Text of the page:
Ephesians 4:12-13 reminds us that the work of a pastor is not to make people comfortable, but “to equip his people for works of service, so that the body of Christ may be built up until we all reach unity in the faith and in the knowledge of the Son of God and become mature, attaining to the whole measure of the fullness of Christ.” This means encouraging the church to passively sit in a pew as a spectator is not a legitimate goal. A pastor is called to push the people to do the work of worship, as well as equip and build the people up. If my work as a pastor is stretching you to grow and do new things together on our journey with God, that is a good sign. That means I am on the right track. So often we buy into popular models like “the pastor as CEO,” or most commonly “the pastor as superhero.” People can mistakenly expect a pastor to do the people’s “work” of worship for them, or expect the pastor to do all the reaching out to the community, or various other unrealistic and unhealthy expectations.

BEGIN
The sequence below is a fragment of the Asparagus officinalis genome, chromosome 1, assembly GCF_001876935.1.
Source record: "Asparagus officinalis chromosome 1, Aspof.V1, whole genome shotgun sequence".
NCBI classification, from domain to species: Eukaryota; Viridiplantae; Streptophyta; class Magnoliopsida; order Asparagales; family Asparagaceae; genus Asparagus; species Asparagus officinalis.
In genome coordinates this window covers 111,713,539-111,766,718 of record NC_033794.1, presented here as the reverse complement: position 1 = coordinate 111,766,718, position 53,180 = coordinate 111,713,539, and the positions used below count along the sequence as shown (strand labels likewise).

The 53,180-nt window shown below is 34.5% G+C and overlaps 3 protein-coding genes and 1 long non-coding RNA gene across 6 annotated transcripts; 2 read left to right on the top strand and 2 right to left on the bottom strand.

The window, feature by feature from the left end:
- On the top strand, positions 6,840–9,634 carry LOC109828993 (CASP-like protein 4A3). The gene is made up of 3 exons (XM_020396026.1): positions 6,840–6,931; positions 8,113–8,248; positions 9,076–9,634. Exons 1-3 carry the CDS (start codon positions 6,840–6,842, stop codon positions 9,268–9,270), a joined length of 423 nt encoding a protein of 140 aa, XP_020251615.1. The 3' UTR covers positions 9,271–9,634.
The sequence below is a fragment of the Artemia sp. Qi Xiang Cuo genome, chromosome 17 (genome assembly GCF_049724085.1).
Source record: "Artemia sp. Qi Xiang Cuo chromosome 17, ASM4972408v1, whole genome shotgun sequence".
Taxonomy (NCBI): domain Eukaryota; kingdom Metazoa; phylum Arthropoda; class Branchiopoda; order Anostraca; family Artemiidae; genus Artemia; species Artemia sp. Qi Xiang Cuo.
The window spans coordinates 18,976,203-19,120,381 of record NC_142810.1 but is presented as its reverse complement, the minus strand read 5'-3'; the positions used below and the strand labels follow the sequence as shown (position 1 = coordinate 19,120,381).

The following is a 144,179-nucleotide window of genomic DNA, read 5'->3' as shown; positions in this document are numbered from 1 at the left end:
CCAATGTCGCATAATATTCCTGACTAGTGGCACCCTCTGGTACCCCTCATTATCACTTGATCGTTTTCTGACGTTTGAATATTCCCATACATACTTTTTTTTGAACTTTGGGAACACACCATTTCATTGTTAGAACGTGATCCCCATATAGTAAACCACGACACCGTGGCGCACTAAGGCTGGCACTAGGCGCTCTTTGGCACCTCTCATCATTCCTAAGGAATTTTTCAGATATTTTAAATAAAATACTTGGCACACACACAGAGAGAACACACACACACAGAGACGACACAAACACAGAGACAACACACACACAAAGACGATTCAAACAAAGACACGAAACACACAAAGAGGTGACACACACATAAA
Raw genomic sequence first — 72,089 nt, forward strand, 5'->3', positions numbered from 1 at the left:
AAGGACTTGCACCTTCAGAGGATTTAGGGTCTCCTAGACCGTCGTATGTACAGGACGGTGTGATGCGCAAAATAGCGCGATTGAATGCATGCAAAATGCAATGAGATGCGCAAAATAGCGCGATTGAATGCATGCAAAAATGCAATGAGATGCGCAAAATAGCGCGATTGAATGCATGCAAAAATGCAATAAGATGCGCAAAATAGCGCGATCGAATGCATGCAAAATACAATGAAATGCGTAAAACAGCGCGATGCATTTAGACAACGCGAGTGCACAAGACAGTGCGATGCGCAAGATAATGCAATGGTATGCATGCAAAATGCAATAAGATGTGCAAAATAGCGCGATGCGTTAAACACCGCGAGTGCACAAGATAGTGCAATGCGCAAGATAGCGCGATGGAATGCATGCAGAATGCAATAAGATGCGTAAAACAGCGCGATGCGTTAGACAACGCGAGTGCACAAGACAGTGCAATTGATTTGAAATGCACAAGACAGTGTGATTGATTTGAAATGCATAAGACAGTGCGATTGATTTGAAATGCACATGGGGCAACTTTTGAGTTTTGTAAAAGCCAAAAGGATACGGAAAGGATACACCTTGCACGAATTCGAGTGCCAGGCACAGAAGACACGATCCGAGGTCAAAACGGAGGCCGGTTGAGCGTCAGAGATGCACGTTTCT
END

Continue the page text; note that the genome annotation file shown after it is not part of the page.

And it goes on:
In Ephesians 4 we find the work of the pastor is not to go alone as a superhero, but to take others along. Really, to equip and build up others to go new places the pastor will not go; to respond faithfully in the ministries God has called them to however exotic or mundane. It is not the work of going alone, but of building up others who will in turn, win, build, and send others. A pastor’s job is not to make people comfortable, but to help them see that we have not arrived, that we still have plenty of growth and plenty of ways God is calling us to reach unity, grow in maturity, and strive for the fullness we have in Christ. I for one do not feel called primarily to a “hospice” ministry—that of keeping people comfortable until they die—but to a ministry of hospitality where people are empowered to use their gifts, to experiment, and to find their own way along their journey toward Christlikeness. I recognize of course that I have a role to play in comforting and loving on people, a role that I am privileged to fulfill. Yet the big picture of connecting “the work of the people” inside and outside the church is not something I can neglect if I truly want to be a pastor, rather than merely a CEO (or a person bound by the messianic delusions of a superhero). So I invite you, humbly, to the work of worship. It is here that we are transformed by an encounter with the living God, a presence far more powerful than our own preferences and comforts. We come to receive grace, even when that grace looks a lot like work; the work of God’s people.